Fundamentals of the Jewish Faith
Chapter Seven: Moses and Prophecy (Part 2)
So in fact there’s a specific process for coming to prophecy that’s
comprised of a number of steps, some of which are quite open and above-
board, and others that are rather arcane and only open to initiates.
But it would seem to be exceedingly important that a prophet knew that he
was being communicated to by G-d. After all, there have been false
prophets who have wreaked a lot of havoc.
For while Moses taught us at one point that “G-d your L-rd will raise
up for you a prophet like me from your midst, from your brethren. Listen
to him” (Deuteronomy 18:15), there are nonetheless other things to be
For we’re taught later on that “if a prophet, or one who foretells by
dreams, appears among you and announces to you a miraculous sign or
wonder, and … he says, ‘Let us follow other gods’ -- gods you have not
known -- ‘and let us worship them,’ you must not listen to the words of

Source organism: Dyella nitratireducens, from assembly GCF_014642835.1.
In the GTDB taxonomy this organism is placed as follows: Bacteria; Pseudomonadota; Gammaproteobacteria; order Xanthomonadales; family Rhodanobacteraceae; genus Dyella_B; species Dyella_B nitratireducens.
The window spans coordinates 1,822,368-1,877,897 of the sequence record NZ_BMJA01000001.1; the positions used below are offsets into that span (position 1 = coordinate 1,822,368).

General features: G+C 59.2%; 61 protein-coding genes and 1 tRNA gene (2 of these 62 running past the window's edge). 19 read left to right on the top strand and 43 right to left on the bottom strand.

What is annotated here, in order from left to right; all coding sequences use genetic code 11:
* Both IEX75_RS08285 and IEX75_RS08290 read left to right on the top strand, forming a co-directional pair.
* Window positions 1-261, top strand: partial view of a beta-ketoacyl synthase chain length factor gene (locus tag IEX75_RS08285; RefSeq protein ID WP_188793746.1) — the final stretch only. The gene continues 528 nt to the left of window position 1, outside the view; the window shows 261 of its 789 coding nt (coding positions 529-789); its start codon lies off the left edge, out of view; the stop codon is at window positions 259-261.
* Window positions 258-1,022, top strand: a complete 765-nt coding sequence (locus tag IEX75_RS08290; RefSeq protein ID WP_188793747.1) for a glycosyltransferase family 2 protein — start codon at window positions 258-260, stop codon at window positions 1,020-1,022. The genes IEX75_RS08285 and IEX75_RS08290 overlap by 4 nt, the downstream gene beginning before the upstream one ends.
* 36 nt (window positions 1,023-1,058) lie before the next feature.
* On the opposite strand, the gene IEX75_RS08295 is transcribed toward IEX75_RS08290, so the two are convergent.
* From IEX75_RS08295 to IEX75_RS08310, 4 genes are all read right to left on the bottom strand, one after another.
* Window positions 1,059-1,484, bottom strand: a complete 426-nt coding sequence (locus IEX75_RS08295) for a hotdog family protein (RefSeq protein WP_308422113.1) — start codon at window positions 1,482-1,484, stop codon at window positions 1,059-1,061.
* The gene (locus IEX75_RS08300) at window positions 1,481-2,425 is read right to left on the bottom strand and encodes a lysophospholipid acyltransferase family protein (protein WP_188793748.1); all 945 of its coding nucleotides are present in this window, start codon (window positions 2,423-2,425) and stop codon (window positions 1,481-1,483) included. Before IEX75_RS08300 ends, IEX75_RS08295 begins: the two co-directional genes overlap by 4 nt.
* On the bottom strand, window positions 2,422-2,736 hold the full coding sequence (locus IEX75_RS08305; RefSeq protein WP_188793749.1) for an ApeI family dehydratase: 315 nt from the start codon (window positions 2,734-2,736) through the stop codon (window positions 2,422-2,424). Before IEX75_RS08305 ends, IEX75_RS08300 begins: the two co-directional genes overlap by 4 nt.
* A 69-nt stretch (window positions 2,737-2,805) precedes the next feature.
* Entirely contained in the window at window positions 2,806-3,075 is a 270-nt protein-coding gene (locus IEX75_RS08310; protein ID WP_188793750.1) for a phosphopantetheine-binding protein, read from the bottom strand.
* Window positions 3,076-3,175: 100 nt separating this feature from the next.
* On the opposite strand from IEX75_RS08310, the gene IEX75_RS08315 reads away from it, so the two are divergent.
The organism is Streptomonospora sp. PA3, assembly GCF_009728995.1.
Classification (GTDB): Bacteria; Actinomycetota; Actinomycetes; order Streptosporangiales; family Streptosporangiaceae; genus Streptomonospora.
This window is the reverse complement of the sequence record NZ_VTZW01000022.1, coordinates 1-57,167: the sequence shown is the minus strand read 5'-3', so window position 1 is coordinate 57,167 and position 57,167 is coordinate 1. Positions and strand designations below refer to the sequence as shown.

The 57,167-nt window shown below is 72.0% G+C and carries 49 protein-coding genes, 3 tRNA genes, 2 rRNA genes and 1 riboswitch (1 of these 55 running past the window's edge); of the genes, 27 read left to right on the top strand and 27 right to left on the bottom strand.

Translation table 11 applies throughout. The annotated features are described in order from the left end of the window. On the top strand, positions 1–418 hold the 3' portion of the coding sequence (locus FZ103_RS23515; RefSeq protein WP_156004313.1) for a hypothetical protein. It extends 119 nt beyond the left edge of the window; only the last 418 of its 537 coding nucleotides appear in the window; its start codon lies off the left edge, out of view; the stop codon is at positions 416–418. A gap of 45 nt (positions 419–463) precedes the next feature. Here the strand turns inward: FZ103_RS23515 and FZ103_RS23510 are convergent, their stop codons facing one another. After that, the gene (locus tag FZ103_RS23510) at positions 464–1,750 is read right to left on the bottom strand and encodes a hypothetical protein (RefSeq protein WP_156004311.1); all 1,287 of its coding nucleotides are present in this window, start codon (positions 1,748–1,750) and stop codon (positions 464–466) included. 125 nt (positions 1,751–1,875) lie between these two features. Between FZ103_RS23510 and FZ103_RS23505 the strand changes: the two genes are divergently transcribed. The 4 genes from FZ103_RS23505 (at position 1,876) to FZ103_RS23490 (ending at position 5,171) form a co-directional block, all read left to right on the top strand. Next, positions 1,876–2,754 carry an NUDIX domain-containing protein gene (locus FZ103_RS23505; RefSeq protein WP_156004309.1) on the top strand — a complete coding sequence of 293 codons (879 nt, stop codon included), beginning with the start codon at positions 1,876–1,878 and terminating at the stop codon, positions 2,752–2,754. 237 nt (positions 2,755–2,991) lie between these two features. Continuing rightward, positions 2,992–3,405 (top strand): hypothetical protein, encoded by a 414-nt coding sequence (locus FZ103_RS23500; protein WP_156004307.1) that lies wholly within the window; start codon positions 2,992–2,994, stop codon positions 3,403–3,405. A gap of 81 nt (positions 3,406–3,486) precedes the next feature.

that prophet or dreamer” (Deuteronomy 13:1-3). And we’re told that if
“a prophet who presumes to speak in My name anything I have not
commanded him to say, or … speaks in the name of other gods, (he) must be
put to death" (Deuteronomy 18:20).
And so the overarching principle behind prophecy, as Ramchal depicts it
here is that, “the prophet is absolutely sure that G-d’s Glory has
appeared to Him” in the course of his revelations. That is, the prophetic
experience would have to be so patently real and lucid that the prophet
knows that he hadn’t been deceived, and that he didn’t imagine anything to
have happened. He had to be sure that he’d indeed been communicated with
by G-d. Of course a prophet didn’t come to that from the first; but that
was the ultimate outcome of true prophecy.
Rabbi Yaakov Feldman has translated and commented upon "The Gates of Repentance", "The Path of the Just", and "The Duties of the Heart" (Jason
Aronson Publishers). His works are available in bookstores and in various
locations on the Web.